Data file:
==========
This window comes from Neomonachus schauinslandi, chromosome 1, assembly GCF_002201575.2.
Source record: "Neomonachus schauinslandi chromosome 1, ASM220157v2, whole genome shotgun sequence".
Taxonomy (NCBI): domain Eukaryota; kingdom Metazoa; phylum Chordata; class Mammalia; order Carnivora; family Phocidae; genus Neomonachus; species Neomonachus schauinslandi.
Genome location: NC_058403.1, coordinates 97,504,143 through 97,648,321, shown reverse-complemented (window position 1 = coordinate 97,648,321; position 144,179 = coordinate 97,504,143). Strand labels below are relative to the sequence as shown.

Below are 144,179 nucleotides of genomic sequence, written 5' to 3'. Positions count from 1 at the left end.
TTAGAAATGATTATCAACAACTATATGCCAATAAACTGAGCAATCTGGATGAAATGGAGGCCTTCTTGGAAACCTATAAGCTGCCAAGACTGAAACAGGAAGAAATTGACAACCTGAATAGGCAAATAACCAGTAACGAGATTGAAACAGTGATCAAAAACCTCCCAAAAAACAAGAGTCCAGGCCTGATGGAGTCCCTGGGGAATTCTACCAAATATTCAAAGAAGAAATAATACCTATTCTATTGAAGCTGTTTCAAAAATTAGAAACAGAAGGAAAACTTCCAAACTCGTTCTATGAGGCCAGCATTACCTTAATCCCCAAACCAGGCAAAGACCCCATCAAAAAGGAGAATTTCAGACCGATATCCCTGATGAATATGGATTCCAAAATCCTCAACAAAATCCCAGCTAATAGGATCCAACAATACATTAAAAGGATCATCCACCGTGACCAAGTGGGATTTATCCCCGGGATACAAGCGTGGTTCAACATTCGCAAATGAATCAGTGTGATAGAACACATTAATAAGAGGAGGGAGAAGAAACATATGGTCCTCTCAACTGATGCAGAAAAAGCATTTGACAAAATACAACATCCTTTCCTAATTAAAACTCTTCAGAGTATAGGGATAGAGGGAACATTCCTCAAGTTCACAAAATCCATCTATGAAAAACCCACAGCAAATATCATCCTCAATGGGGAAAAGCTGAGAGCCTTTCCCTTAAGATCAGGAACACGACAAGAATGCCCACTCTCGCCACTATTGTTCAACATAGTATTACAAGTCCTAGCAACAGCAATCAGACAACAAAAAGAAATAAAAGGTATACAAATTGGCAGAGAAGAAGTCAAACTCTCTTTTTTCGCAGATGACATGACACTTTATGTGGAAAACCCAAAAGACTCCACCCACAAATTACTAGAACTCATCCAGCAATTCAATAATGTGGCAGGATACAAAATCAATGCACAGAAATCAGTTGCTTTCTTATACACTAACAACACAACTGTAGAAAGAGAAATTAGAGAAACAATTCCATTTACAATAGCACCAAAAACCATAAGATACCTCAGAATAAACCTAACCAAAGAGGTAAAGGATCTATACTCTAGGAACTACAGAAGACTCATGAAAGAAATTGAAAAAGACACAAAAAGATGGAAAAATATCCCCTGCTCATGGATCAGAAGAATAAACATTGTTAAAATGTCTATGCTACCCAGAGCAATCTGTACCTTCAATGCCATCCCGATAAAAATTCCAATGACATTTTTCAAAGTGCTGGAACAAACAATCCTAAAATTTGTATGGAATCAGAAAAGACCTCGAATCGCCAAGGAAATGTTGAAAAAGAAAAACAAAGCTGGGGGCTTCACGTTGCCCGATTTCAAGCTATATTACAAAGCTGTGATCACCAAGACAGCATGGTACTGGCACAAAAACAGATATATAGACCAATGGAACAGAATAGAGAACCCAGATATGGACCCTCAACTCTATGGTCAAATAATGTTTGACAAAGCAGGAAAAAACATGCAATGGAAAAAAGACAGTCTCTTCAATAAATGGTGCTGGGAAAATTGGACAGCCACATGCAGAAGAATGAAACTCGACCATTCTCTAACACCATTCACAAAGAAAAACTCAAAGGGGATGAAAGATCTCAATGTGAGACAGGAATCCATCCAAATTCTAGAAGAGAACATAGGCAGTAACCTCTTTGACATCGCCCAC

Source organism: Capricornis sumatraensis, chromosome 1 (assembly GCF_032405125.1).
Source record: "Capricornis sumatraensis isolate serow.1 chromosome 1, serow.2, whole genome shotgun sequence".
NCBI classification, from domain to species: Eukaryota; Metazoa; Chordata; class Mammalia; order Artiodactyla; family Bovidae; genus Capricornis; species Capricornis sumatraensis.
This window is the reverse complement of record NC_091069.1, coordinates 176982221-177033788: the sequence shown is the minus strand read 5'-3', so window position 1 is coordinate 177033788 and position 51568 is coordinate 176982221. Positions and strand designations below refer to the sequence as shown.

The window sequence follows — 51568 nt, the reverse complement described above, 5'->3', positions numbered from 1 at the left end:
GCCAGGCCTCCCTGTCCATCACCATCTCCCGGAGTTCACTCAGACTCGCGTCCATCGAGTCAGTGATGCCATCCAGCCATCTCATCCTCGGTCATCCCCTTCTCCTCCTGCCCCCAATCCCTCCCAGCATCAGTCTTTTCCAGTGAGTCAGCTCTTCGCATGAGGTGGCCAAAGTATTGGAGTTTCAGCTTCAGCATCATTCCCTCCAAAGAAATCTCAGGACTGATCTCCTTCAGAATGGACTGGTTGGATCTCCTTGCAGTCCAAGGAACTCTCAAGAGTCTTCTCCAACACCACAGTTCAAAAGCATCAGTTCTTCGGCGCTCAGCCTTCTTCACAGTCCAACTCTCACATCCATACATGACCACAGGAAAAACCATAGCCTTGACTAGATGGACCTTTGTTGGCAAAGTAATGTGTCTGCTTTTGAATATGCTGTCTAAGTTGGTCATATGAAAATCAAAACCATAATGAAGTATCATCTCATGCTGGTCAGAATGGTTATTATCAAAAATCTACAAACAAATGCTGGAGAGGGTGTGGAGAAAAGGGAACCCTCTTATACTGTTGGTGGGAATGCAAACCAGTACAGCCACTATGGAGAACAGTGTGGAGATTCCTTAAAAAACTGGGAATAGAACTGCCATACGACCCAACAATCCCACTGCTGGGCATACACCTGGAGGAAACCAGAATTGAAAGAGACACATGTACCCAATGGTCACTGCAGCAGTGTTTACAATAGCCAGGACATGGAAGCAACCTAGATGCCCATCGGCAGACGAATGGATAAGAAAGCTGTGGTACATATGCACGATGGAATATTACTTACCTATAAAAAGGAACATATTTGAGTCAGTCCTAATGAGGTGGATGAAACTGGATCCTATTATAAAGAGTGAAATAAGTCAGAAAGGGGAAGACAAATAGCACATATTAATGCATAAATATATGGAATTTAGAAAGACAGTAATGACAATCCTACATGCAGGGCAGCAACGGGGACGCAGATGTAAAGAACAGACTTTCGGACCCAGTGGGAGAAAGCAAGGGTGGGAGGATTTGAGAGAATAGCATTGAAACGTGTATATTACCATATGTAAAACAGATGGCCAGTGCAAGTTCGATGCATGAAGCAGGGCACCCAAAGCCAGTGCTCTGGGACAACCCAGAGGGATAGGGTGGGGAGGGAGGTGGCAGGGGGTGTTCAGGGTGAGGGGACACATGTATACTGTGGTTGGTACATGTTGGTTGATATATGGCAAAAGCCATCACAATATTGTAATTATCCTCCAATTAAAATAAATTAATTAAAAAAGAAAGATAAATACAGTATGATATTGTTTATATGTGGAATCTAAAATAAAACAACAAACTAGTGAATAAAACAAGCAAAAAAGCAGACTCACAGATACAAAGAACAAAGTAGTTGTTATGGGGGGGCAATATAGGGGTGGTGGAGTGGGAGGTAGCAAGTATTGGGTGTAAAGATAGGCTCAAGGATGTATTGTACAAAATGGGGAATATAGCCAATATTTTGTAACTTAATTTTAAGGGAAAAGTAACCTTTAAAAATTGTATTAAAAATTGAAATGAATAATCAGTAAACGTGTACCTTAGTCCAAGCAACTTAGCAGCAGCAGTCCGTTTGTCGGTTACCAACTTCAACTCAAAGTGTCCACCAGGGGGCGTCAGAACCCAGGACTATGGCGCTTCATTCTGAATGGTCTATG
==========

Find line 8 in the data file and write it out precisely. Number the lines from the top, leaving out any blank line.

Source record: "Capricornis sumatraensis isolate serow.1 chromosome 1, serow.2, whole genome shotgun sequence".